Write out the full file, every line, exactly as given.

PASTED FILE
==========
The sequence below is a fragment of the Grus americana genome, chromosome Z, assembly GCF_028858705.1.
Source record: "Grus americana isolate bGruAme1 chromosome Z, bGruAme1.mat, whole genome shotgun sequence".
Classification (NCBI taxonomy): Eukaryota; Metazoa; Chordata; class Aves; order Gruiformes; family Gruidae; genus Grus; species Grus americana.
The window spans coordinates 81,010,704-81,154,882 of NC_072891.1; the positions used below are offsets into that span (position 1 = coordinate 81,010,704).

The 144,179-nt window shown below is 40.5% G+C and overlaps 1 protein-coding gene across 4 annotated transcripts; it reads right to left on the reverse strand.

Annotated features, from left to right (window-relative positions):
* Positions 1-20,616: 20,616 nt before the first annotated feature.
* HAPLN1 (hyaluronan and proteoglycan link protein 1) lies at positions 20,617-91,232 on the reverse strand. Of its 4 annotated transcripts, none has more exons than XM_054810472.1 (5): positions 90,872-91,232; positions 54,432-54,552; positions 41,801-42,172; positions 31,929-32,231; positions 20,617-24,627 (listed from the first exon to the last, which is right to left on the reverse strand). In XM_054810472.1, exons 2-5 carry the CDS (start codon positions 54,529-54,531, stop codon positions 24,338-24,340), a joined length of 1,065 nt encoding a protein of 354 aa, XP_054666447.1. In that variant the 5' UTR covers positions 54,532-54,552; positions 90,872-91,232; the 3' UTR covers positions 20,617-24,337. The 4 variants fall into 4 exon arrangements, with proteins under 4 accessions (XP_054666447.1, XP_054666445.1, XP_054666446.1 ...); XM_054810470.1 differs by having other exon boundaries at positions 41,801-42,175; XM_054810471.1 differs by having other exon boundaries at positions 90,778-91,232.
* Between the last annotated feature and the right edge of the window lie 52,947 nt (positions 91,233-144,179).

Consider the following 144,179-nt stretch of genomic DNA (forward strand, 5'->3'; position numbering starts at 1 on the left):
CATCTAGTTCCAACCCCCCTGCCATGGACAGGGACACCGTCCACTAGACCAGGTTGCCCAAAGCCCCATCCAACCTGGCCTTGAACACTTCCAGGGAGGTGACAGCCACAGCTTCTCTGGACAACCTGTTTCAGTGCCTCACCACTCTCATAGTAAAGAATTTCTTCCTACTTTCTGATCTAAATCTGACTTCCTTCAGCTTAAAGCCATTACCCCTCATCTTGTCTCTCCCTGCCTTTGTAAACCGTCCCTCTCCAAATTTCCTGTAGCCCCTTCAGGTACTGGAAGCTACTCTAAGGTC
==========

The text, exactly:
The sequence below is a fragment of the Grus americana genome, chromosome Z, assembly GCF_028858705.1.
Source record: "Grus americana isolate bGruAme1 chromosome Z, bGruAme1.mat, whole genome shotgun sequence".
Classification (NCBI taxonomy): Eukaryota; Metazoa; Chordata; class Aves; order Gruiformes; family Gruidae; genus Grus; species Grus americana.
The window spans coordinates 81,010,704-81,154,882 of NC_072891.1; the positions used below are offsets into that span (position 1 = coordinate 81,010,704).

The 144,179-nt window shown below is 40.5% G+C and overlaps 1 protein-coding gene across 4 annotated transcripts; it reads right to left on the reverse strand.

Annotated features, from left to right (window-relative positions):
* Positions 1-20,616: 20,616 nt before the first annotated feature.
* HAPLN1 (hyaluronan and proteoglycan link protein 1) lies at positions 20,617-91,232 on the reverse strand. Of its 4 annotated transcripts, none has more exons than XM_054810472.1 (5): positions 90,872-91,232; positions 54,432-54,552; positions 41,801-42,172; positions 31,929-32,231; positions 20,617-24,627 (listed from the first exon to the last, which is right to left on the reverse strand). In XM_054810472.1, exons 2-5 carry the CDS (start codon positions 54,529-54,531, stop codon positions 24,338-24,340), a joined length of 1,065 nt encoding a protein of 354 aa, XP_054666447.1. In that variant the 5' UTR covers positions 54,532-54,552; positions 90,872-91,232; the 3' UTR covers positions 20,617-24,337. The 4 variants fall into 4 exon arrangements, with proteins under 4 accessions (XP_054666447.1, XP_054666445.1, XP_054666446.1 ...); XM_054810470.1 differs by having other exon boundaries at positions 41,801-42,175; XM_054810471.1 differs by having other exon boundaries at positions 90,778-91,232.
* Between the last annotated feature and the right edge of the window lie 52,947 nt (positions 91,233-144,179).

Consider the following 144,179-nt stretch of genomic DNA (forward strand, 5'->3'; position numbering starts at 1 on the left):
CATCTAGTTCCAACCCCCCTGCCATGGACAGGGACACCGTCCACTAGACCAGGTTGCCCAAAGCCCCATCCAACCTGGCCTTGAACACTTCCAGGGAGGTGACAGCCACAGCTTCTCTGGACAACCTGTTTCAGTGCCTCACCACTCTCATAGTAAAGAATTTCTTCCTACTTTCTGATCTAAATCTGACTTCCTTCAGCTTAAAGCCATTACCCCTCATCTTGTCTCTCCCTGCCTTTGTAAACCGTCCCTCTCCAAATTTCCTGTAGCCCCTTCAGGTACTGGAAGCTACTCTAAGGTC